The two-day National Consultative Council meeting concluded recently in Dhuusamareeb, again without Puntland. The discussions primarily focused on the recent political and security developments, with a particular emphasis on the ongoing counterterrorism operations.
Dhuusamareeb, Galmudug, SOMALIA. By Jama:
Members from the Federal Government of Somalia (FGS), Federal Member States (FMS) representatives, and Banadir region officials attended the meeting. Similar to previous instances, the invitation did not extend to Puntland.
Within the Council, a consensus emerged regarding the alignment of the ongoing counterterrorism operations with the national strategy designed to combat al-Shabaab. Moreover, there was agreement on the need to accelerate national reconciliation in liberated areas. The Council also concurred that al-Shabaab leaders and fighters who surrender to the government and local forces should receive amnesty.
Aloof mention of the situation in Sool
Furthermore, Council members expressed concern about the situation in the Sool region. They called on all sides to exercise restraint and safeguard the prisoners’ rights. The Council’s response to the developments in Las Anod, much like the recent statement from the international community, appeared noticeably aloof and detached.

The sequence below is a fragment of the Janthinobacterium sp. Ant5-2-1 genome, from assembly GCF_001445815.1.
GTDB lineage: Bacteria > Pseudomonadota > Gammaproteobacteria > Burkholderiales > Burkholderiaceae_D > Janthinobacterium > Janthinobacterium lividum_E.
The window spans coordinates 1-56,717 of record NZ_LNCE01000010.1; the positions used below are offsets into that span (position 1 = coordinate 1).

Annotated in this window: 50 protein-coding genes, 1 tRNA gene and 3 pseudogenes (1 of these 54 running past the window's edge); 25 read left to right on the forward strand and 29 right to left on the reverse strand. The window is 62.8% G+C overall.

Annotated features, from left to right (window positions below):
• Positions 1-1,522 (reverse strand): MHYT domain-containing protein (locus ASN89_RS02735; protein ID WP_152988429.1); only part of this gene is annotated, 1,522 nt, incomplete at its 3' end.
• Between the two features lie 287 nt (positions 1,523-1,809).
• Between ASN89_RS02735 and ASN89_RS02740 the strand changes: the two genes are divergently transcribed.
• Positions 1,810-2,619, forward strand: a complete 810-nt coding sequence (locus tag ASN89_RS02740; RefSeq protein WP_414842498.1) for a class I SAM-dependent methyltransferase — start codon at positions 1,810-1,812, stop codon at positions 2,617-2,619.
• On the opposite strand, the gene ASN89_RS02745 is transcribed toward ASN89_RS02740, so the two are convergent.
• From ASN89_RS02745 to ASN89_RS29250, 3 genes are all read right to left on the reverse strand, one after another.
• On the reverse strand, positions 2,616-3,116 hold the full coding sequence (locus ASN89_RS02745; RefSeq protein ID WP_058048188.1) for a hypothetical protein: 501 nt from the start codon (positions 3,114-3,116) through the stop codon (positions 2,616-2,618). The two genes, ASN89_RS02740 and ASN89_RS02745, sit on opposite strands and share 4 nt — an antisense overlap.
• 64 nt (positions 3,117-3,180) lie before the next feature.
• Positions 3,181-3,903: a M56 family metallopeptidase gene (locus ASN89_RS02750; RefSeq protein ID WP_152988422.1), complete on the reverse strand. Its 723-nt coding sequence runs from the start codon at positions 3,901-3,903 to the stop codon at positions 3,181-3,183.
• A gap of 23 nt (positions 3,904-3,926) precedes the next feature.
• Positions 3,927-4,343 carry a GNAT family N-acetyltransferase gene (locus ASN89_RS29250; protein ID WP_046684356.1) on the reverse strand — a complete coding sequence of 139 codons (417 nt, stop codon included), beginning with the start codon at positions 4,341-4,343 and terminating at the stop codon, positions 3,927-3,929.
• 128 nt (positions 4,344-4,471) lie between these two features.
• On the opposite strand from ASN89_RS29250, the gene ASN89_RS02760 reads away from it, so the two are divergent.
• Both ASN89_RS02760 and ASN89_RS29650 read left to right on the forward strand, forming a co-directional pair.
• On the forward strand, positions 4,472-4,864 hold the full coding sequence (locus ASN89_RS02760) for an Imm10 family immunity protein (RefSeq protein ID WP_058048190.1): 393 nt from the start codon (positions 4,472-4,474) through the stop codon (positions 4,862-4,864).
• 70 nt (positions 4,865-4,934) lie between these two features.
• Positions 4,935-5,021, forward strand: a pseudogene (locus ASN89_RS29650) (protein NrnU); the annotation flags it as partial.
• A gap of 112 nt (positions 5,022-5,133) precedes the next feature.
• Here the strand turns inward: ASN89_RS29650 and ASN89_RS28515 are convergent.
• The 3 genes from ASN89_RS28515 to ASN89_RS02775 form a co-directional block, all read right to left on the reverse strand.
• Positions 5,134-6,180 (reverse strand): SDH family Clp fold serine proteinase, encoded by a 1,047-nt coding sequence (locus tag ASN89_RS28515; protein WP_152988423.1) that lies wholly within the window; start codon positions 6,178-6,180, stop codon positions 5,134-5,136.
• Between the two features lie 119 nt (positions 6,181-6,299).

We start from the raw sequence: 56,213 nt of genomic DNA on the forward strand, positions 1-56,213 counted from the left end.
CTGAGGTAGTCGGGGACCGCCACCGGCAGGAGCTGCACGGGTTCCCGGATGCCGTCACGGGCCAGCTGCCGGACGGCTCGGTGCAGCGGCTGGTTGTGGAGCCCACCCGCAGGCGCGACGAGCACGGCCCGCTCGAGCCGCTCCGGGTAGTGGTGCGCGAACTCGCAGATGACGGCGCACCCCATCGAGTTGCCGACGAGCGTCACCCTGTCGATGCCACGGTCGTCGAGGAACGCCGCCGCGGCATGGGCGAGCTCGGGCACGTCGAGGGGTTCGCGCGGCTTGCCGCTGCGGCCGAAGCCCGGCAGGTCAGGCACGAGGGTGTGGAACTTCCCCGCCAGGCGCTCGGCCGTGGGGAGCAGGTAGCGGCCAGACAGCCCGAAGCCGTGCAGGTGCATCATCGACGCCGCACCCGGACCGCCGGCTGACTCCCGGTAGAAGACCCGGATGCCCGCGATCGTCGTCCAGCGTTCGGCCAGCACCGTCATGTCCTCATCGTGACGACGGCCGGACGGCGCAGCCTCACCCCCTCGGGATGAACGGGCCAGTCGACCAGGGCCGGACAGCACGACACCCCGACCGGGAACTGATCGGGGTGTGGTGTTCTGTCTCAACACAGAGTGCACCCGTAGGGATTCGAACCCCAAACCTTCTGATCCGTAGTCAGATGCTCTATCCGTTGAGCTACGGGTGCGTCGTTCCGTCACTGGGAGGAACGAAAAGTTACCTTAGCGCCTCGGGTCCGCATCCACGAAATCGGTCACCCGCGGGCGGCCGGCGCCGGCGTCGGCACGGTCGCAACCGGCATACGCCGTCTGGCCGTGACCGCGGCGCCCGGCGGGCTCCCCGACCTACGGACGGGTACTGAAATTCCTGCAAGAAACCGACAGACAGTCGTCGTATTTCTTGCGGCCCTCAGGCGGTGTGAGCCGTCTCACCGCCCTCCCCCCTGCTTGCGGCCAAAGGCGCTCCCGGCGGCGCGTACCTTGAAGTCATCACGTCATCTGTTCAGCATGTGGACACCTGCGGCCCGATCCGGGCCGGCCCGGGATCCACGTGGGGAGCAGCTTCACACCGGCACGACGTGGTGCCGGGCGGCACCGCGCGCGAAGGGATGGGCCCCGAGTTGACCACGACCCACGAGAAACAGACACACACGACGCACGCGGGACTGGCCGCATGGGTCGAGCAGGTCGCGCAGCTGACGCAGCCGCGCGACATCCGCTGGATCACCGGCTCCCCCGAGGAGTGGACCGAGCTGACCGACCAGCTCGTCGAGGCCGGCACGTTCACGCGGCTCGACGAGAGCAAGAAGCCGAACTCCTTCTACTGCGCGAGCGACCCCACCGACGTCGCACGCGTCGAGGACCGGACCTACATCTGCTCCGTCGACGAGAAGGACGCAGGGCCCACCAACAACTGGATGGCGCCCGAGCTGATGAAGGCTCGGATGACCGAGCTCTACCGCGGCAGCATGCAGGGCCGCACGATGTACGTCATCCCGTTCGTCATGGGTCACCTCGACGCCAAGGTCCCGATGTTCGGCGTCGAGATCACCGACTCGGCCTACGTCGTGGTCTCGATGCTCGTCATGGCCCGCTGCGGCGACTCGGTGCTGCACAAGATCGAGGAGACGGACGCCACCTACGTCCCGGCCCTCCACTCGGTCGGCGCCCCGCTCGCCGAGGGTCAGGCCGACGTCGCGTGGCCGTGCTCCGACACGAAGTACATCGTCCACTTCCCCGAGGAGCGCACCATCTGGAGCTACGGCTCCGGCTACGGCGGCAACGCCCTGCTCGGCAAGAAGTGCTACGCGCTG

As the Somali Digest wrote in yesterday’s Editorial, the so-called “prisoners” are largely responsible for the indescribable anguish inflicted on hundreds of innocent civilians through indiscriminate shellings. It is bewildering how both the FGS and the international community, aware of these atrocities, had previously maintained near silence. The Somali government remained deafeningly silent throughout the conflict, raising concerns about whether it still considers Sool part of Somalia or whether it already gave it up to the break-away Somaliland. Their sudden concern for the perpetrators, now prisoners, rather than the victims is glaringly incongruous.
Puntland absent again
As mentioned above, the Somali President again did not invite representatives of Puntland, precisely Puntland’s President Said Abdullahi Deni. The absence of Puntland from the meeting underscores the lack of progress in resolving differences between the FGS and Puntland administrations.
On a similar occasion two weeks ago, the Ministry of Finance of the Puntland government, an entity pivotal for Somalia’s debt relief process, received no invitation to an important economic meeting in Mogadishu. This omission, critics argue, reflects the central government’s persistent neglect of varying perspectives and ignorance of Somalia’s (federal) governing system. Observers emphasize that inclusivity is paramount. All member states, not just those reliant on the FGS, should engage in such matters.